For centuries, sports have been an ideal way of connecting with nature. Many of the sports we see today are built on tradition, including the idea of playing these sports outdoors. In recent decades, one of the biggest concerns humanitarians have found is being able to maintain these playing grounds for generations to come.
To continue playing some of the world’s favorite sports, individuals must actively work to protect the environment on which they depend on for more than just sport. World Environment Day was celebrated on Friday. Although in unusual circumstances, Friday served as a reminder to how important it is to respect and protect our natural environment.
Many sports organizations have spoken out publicly on how they expect to manage their “new normal,” being that many sports’ cultures are built upon fan support and team culture. As a part of its response to the coronavirus epidemic, the International Olympic Committee has emphasized its commitment to minimizing its ecological footprint. It plans on doing so by protecting the environment within its means and raising ample awareness about the importance of doing so.
Many believe the current pandemic has been brought on by environmental degradation, otherwise expected by the state of our world. IOC President Thomas Bach addressed how important it was to focus on sustainability measures beginning with the 2020 Olympics to begin addressing this crisis.
The IOC began promoting sustainability about 30 years ago at the U.N. Earth Summit in Rio de Janeiro in 1992. After four years of discussion, the significance of the environment and sustainable actions were added to the Olympic Charter.
Because of the actions made several decades ago by the IOC, they decided to create a reform program in 2014 called Olympic Agenda 2020. It focused on centering IOC decisions on making positive impacts and minimizing any negative impact on social, economic, and environmental aspects. The IOC has historically been known to support socially-active causes considering they represent an international committee of athletes.
Olympic Committee Leading By Example
The International Olympic Committee has begun leading by example after opening its headquarters, Olympic House, in 2019. Since being built, the Olympic House has been deemed as one of the world’s most sustainable buildings.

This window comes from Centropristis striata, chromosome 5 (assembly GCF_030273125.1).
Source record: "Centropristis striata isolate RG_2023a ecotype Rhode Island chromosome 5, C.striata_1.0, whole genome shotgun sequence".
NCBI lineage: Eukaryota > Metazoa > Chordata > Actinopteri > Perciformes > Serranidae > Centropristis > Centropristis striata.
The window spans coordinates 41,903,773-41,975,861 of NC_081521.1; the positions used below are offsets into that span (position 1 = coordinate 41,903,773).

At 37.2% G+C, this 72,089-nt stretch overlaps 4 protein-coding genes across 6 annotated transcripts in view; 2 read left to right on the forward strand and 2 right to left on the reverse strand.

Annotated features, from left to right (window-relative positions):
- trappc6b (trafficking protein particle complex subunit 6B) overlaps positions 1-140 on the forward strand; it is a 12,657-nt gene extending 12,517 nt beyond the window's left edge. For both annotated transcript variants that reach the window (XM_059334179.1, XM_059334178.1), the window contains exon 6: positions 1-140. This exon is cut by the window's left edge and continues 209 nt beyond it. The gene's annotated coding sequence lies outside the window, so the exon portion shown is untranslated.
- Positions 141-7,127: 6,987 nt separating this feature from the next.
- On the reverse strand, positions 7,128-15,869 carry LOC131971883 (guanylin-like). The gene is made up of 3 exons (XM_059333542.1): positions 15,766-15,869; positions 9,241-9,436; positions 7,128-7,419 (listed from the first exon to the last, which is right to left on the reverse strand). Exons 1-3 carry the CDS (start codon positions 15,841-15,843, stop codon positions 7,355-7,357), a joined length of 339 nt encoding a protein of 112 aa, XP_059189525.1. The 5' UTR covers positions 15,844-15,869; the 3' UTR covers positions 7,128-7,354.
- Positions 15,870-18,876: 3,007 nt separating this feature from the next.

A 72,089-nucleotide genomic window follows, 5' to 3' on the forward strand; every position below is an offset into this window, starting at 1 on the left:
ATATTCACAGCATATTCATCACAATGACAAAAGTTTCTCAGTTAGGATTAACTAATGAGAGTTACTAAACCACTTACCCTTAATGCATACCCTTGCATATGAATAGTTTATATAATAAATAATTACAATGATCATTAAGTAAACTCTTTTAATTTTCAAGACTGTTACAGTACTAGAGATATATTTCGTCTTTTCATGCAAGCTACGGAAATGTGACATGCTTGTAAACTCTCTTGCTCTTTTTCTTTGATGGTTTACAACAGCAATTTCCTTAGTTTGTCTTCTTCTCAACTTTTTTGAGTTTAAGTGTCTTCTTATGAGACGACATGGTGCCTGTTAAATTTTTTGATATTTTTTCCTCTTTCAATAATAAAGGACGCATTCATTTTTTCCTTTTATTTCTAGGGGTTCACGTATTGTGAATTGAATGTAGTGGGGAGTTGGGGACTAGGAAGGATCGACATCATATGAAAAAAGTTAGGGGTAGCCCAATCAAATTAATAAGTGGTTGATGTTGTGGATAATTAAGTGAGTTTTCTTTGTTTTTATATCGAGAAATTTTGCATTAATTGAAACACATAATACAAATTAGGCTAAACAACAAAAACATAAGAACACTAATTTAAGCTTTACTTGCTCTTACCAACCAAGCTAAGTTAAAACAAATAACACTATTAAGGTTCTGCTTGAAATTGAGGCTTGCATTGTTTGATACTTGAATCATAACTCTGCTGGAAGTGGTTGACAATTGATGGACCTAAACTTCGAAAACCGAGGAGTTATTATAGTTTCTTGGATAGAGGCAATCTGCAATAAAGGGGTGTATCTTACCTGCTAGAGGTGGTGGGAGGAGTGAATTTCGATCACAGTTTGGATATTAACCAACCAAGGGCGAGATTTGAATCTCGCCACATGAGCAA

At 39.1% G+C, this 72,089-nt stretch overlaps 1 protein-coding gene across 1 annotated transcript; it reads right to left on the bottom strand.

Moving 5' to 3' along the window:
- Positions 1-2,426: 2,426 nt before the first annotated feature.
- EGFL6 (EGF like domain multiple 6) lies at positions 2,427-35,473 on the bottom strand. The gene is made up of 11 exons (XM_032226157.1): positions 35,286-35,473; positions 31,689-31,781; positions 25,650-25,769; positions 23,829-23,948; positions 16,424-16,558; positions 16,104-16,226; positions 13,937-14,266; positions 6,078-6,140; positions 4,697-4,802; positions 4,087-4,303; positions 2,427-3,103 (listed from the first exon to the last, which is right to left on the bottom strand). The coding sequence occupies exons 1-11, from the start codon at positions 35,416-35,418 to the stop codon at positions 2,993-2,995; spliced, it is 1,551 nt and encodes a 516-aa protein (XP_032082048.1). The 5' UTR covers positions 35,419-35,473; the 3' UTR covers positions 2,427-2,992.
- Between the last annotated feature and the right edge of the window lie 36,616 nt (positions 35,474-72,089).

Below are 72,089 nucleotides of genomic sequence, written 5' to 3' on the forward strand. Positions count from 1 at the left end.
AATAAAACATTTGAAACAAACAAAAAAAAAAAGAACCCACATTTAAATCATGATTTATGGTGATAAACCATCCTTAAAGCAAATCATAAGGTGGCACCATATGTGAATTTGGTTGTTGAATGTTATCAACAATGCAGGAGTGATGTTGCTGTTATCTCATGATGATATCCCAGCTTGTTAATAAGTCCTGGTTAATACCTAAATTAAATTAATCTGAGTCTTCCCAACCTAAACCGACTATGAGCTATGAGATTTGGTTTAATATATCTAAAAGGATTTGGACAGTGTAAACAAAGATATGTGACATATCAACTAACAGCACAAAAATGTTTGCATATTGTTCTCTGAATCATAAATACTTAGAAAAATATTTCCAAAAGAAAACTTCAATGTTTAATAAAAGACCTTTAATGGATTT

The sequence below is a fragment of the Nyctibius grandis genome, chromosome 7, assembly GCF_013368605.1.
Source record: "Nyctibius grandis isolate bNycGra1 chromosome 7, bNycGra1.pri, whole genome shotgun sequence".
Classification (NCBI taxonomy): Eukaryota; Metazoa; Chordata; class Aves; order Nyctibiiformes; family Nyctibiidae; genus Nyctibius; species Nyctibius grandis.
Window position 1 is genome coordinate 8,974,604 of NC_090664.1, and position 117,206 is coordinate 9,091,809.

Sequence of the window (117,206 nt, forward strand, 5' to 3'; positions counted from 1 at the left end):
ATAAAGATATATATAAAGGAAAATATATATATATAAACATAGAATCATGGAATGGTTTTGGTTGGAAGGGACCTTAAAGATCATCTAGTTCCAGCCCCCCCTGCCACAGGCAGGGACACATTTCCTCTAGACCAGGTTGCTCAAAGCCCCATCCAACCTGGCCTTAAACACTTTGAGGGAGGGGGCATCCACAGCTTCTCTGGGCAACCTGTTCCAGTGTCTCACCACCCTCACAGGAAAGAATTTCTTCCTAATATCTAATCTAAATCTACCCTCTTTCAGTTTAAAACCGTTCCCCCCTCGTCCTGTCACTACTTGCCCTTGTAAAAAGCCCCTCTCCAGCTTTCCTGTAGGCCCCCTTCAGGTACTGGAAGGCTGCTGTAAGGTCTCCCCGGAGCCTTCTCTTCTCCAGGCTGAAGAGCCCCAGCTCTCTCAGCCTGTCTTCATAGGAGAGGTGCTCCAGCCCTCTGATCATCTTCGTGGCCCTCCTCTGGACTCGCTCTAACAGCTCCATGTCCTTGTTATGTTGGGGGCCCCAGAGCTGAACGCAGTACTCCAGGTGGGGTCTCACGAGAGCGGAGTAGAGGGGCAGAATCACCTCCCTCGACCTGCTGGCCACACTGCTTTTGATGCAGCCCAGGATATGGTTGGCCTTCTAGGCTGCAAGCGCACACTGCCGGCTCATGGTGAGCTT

The Olympic House produces electricity through its rooftop solar panels. Cooling and heating are produced through water from Lake Geneva, located nearby.
Eight hydrogen-powered vehicles and a hydrogen fueling station can be found on the Olympic House property. These fuel cell electric vehicles, otherwise known as FCEVs, only emit water vapor and air.
The IOC has been praised for its commitment to remaining carbon neutral. Its next feat is becoming climate positive by planting an Olympic Forest that will be included in Africa’s Great Green Wall initiative. Other than helping humans’ carbon footprint, the Olympic Forest would provide many social benefits to surrounding wildlife and locals.
The Olympics Games have been a stamp of international sports since they began in 776 B.C. Because of this, the Games offer an international platform to raise awareness on a global scale. Environmental issues and innovative solutions are able to be heard and analyzed by one of the biggest audiences in the world.
The Olympic Agenda 2020 has changed how the Olympic Games are organized, beginning by simplifying the process. Organizers are focusing on keeping the games sustainable, rather than complex. The IOC has been bashed several times in the past for using Olympic sites inefficiently and without regard for the lasting environmental effects.
Tokyo 2020 is no longer the main focus of the operation, considering how the pandemic has shifted the sports world this year. The IOC is focusing on how it can implement Olympic Agenda 2020 in Beijing 2022 and Paris 2024.
In March 2020, the IOC announced that from 2030 on, all Olympic Games would be “climate positive” and focused on hosting sustainable Games. Beijing plans to power all of its Olympic venues with renewable energy, while Paris plans on building only one sports facility and reducing all carbon emissions by over 50%.
The pandemic has truly made the world more aware of how our actions can directly affect the world around us. Many athletes rely on the environment around them to train, perform, or compete. It is important to consider small actions when working to fix the big picture.